Muslim nominee to election commission has interreligious support
February 09 2009
The three conveners of the conference of southern Christian bishops and ulama "highly recommended" Elias Yusof, Executive Secretary Eduardo Ermita said at a Feb. 3 press briefing.
The conveners are Catholic Archbishop Fernando Capalla of Davao, retired Bishop Hilario Gomez Jr. of the United Church of Christ in the Philippines, and Hamid Barra of the Ulama League of the Philippines. Ulama are Islamic scholars recognized as religious leaders and interpreters of Islamic doctrine and law.
Ermita announced during the briefing that President Gloria Macapagal-Arroyo had named Yusof, prosecutor in Marawi City since 1980, to the Commission on Elections (COMELEC) to replace former commissioner Romeo Brawner, who died last May.
COMELEC, one of three constitutional commissions in the Philippines, is the premier guardian of the ballot. Its principal role is to enforce all laws and regulations relative to the conduct of elections, ballot initiatives, referendums and recalls, and it must prepare for national and local elections in 2010.
The commission proper is the policy-making body comprising the chairman and six commissioners. Bodies in both houses of Congress must approve their appointments.
On Feb. 6, Senator Panfilo Lacson, in a televised interview, said he would probe rumors Yusof "has connections" to Virgilio Garcillano, a former COMELEC commissioner implicated in alleged cheating in the 2004 presidential election. Recordings purportedly document conversations between Garcillano and Arroyo while votes were still being collated.
Lacson, who chairs the Senate Commission on Appointments, claimed that were the link established, it would show the presidential office has plans to cheat in 2010.
That same day Barra said, "We, the ulama, recommended him (Yusof)." Speaking from Mindanao, the main southern Philippine island, he added that "Archbishop Capalla and Bishop Gomez relied on our recommendation."
Bishop Gomez confirmed his support. "I do endorse him," the Protestant prelate said, adding that he has known Yusof for a long time. "Archbishop Capalla, Barra and I endorsed Yusof," he reiterated. Archbishop Capalla could not be reached.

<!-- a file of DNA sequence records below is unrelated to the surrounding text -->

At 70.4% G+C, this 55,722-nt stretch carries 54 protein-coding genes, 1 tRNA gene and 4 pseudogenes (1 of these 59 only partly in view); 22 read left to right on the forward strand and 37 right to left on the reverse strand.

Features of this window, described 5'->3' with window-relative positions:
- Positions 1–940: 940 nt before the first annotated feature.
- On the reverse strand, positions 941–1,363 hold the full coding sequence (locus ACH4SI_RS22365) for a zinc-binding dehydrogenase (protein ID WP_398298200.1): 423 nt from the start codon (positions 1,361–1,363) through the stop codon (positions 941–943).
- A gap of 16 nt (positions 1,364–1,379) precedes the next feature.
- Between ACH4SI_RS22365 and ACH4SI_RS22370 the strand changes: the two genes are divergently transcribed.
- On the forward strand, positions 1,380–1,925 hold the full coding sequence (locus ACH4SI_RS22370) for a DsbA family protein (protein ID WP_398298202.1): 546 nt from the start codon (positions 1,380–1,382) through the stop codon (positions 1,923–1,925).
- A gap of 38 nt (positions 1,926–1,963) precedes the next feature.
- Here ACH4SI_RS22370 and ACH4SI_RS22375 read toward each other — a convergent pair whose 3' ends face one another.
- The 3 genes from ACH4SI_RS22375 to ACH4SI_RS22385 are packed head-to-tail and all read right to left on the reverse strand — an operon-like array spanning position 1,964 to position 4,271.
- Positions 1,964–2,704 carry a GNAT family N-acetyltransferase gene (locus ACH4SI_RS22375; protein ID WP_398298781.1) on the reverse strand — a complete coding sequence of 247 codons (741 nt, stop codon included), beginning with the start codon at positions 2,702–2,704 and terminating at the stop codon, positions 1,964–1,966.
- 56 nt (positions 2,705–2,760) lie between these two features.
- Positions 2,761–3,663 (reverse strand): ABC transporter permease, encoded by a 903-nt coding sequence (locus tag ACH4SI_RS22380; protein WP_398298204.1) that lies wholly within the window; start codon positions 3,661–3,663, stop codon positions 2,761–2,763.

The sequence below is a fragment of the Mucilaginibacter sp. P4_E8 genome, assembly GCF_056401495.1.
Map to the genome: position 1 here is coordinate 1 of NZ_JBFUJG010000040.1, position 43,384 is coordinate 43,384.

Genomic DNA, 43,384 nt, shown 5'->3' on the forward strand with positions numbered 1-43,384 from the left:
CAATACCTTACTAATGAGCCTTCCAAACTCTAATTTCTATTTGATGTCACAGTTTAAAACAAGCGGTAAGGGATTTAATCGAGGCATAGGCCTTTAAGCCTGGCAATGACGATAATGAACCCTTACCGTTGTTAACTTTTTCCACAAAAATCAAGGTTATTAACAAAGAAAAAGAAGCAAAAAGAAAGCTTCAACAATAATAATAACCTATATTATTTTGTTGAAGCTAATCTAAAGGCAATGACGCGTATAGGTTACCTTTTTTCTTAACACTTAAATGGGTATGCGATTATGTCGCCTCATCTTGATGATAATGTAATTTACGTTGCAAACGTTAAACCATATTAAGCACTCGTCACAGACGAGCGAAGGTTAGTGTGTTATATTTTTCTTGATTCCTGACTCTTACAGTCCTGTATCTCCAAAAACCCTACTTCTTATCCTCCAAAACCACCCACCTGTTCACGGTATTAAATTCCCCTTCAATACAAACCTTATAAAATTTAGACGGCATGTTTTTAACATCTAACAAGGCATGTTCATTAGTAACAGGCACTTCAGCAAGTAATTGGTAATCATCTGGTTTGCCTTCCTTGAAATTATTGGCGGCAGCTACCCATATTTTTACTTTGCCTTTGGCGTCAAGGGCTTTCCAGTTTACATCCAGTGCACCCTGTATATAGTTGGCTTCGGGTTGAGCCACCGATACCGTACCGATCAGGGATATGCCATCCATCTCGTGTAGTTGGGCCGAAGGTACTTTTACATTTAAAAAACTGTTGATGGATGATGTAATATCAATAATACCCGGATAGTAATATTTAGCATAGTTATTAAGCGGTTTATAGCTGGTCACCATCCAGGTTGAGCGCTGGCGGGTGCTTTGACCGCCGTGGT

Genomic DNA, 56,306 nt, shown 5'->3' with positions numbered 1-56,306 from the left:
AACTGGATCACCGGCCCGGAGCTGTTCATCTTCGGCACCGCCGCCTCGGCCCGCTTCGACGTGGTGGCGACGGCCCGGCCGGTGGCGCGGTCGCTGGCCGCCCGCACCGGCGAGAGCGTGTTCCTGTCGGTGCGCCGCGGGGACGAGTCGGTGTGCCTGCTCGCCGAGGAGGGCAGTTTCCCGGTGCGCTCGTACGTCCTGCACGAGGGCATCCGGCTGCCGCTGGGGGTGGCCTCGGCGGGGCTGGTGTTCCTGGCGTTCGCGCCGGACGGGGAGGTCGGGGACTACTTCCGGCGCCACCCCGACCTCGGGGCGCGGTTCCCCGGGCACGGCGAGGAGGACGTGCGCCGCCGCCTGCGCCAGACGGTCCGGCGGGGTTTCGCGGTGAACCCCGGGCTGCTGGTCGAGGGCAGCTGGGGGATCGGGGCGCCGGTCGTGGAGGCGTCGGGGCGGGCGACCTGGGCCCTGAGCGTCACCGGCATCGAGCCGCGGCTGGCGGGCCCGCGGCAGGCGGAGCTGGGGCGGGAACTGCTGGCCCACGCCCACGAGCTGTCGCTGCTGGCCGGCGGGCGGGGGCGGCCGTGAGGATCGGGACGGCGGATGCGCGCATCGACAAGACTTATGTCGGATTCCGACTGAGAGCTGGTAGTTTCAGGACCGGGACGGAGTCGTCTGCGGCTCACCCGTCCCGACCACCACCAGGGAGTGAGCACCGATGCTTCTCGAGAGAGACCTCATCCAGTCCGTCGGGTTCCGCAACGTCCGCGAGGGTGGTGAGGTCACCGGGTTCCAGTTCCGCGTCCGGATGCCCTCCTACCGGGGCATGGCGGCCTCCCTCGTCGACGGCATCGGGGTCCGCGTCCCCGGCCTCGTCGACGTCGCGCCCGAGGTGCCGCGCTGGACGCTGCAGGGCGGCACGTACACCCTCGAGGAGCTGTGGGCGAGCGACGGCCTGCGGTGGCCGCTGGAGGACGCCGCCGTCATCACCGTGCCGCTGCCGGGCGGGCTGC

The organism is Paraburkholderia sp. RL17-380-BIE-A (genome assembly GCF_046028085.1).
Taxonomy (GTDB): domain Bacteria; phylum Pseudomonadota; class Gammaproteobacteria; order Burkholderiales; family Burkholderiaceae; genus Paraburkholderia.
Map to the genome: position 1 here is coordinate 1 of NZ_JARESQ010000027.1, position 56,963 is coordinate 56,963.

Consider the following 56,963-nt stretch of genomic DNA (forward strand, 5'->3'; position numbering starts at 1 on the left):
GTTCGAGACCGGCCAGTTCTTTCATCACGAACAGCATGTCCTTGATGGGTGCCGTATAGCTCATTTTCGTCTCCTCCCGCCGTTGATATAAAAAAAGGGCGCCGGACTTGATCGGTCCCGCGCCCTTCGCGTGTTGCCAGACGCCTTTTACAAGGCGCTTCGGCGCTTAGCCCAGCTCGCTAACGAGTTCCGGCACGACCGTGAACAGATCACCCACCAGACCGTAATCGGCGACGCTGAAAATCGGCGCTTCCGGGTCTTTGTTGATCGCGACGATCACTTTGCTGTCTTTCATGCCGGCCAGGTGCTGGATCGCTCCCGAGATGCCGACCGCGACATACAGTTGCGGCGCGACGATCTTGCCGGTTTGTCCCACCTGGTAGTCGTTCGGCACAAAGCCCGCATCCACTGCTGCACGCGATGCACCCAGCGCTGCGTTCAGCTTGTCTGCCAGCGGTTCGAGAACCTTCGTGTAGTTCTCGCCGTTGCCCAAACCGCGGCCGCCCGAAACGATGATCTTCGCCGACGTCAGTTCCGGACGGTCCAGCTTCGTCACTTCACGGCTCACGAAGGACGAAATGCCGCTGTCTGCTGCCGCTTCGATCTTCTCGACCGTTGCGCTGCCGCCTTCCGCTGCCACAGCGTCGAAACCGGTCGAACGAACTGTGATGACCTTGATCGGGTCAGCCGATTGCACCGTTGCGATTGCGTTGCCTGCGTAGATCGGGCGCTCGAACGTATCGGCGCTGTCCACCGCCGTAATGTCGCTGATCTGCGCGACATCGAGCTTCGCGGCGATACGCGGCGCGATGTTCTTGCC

Barra elaborated: "I would not recommend him if I did not think he would do the necessary reforms in COMELEC."
Marawi City, capital of Lanao del Sur province, is 805 kilometers southeast of Manila. Popularly called the "Islamic City of Marawi," only 4.7 percent of its people are Catholics. The city and province belong to the Autonomous Region in Muslim Mindanao (ARMM).
Henrietta De Villa, chairperson of the Parish Pastoral Council for Responsible Voting and the citizens´ group National Movement for Free Elections, described the province as the country´s "cheating capital" during elections.
"In elections of the ARMM, they themselves are saying this is the cheating capital of elections in the Philippines," she remarked over Church-run Radyo Veritas on Feb. 4, citing special elections COMELEC has held due to protests over poll anomalies.
"It is a very controversial area," De Villa said. She added that while she does not know much about Yusof, it would have been better if the president's office had been more transparent about his selection.
Barra claims he lost a congressional bid in 2007 "because of people in COMELEC." He said he supports Yusof's appointment because he is "sure every vote cast will be counted."
Yusof has a legal practice that spans beyond the two decades he has served as city prosecutor, and Barra pointed out that even after 30 years in government service, Yusof is still not rich. "We nominated him because we feel what is needed in COMELEC is a man of moral fiber, and he can provide this."
It is only fair, he added, that "we people from Mindanao have some say, some part, in running our government."
Catholic Bishop Edwin de la Pena, who heads Marawi prelature, commented that even if Yusof knows Garcillano, this does not prove anything. "They would have to show me something more than a mere association to convince me he is under the man's influence," he said after the Feb. 5 conference.
The 13-year-old Bishops-Ulama Conference was established to allow religious leaders in Mindanao to work for peace and development in the region.
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